I know that it's hard to imagine a fighting game with only 4 playable characters. It was in fact half the number of playable characters than the original Street Fighter II. Yet the quality of the sprites was unsurpassed. The size of the new characters were much larger than ever before, with a wider color palette and many more frames of animation. The animation was very fluid, better even than that featured in Vampire/Darkstalkers. The sprites were superior to the older CPS-II games. All of the extra work required for completing each character meant that less and less time could be used on filling out a bigger cast. Capcom also made sure to use design elements exploited by rival studios. This game was the first and possibly only fighter by Capcom that featured a "fatality" for opponents. If Leo finished his opponent with a strong sword attack you could actually see the villain cut in half. This includes a cartoonish representation of their brains, spinal cord and guts. It was never as gruesome as a fatality in Mortal Kombat but it was nonetheless a surprise.
Like Street Fighter II there were multiple villains and boss characters making up the lack of playable characters. Unlike Street Fighter II the developers were not required to create human opponents. They could dream up just about any type of fantastic beast to fight with. Moreover, each villain reflected the cultural that they originated from.
Take the demon Kongou for example. He was from the region of Zipang, a nod to feudal-era Japan. The stage he occupied looked very much like a traditional Japanese town, except of course that it was on fire. It was under attack from a rival army and their flying ships. Kongou was a warlord with a terrible secret. He turned into an enormous monster before the battle. With his spiked mace, red skin color and horns Kongou looked like a classic Japanese oni or demon from storytelling tradition.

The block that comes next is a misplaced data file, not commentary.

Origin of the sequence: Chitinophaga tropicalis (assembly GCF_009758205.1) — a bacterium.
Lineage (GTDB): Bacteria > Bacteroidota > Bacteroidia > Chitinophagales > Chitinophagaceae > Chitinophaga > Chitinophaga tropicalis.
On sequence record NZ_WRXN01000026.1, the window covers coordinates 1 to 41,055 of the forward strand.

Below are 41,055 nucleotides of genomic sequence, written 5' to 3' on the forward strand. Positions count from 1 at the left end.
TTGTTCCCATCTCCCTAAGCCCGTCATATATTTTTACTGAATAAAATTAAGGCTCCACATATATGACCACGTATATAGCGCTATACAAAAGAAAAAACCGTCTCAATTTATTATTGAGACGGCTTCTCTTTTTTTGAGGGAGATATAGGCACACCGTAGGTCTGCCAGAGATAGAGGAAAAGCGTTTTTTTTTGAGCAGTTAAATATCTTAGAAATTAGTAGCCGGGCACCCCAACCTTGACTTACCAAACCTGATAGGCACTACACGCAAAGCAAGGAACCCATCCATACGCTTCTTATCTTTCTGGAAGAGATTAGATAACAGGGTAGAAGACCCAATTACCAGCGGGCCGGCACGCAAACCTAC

Look at the multi-headed Secmeto / Ravange. This four-legged creature was a mix of Egyptian Sphinx and Chimera from Green mythology. It hailed from Sangypt / Alanbird, a desert kingdom in this fantasy world. There hadn’t been any beast as colorful in any edition of Dungeons & Dragons yet it seemed so familiar to both Western and Eastern fantasy fans. The ability to project different poisons from each head made sense and the raw strength associated with the monster was impressive, but not as impressive as the gigantic monster from Greedia / Savalia.
Hauzer was an enormous dinosaur-like monster from the home nation of Leo. It was a lost kingdom, one which had fallen into ruin many generations ago. Hauzer was a beast from antiquity, heralding a time before man ruled the Earth. The sprite created for Hauzer was one of the largest ever featured in any fighting game. He covered almost a third of the screen and his attacks could reach clear across the display. Capcom wanted to let audiences know that this game was compeltely unlike any fighting game before. Hauzer was a showcase for the CPS-III system. More impressive was that each villain was unique, with no sprites rehashed to create secondary characters.
In the frozen north there was an aquatic baddie who moved unlike any other game character. Part walking octopus, part nautilus and armed with a trident Nool was by far one of the strangest fighters ever featured in any game. He was slippery and quite fast despite his square appearance. The figure was so unique that he was placed in Capcom Fighting Jam a few years later along with Hauzer.
Luan was one of the two female villains in the game, Secmeto was summoned by a sorceress. Luan was a harpy but not the one you might remember from Greek tradition. Luan was not naked, she wore armor and had costume elements pulled from ancient China and Mongolia. She hailed from the same region as Tao, and thus shared many similar central-Asian traits. Capcom had gone above-and-beyond when it came to the color palette applied to each character. The stages were all breathtaking but seeing the quality of the animation and the size of these new sprites was light-years ahead of what other studios were doing.